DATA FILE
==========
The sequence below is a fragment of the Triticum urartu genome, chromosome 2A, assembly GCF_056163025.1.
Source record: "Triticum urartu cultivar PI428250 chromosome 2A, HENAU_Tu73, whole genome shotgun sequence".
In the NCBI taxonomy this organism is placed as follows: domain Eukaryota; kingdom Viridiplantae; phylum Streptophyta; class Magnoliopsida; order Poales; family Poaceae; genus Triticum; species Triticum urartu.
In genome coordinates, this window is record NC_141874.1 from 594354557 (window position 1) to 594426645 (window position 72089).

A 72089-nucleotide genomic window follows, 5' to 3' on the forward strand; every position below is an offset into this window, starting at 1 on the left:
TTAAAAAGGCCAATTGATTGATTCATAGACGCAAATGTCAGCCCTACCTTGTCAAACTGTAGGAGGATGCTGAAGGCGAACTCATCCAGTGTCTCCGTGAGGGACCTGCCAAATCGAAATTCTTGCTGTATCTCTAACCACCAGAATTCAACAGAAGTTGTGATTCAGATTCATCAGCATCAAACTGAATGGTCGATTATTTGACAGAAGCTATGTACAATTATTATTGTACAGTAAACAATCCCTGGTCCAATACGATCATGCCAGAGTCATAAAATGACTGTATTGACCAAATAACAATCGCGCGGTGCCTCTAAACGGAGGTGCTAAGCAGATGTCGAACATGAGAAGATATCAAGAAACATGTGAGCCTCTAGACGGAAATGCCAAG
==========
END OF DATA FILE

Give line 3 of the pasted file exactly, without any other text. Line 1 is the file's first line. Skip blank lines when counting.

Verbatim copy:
In the NCBI taxonomy this organism is placed as follows: domain Eukaryota; kingdom Viridiplantae; phylum Streptophyta; class Magnoliopsida; order Poales; family Poaceae; genus Triticum; species Triticum urartu.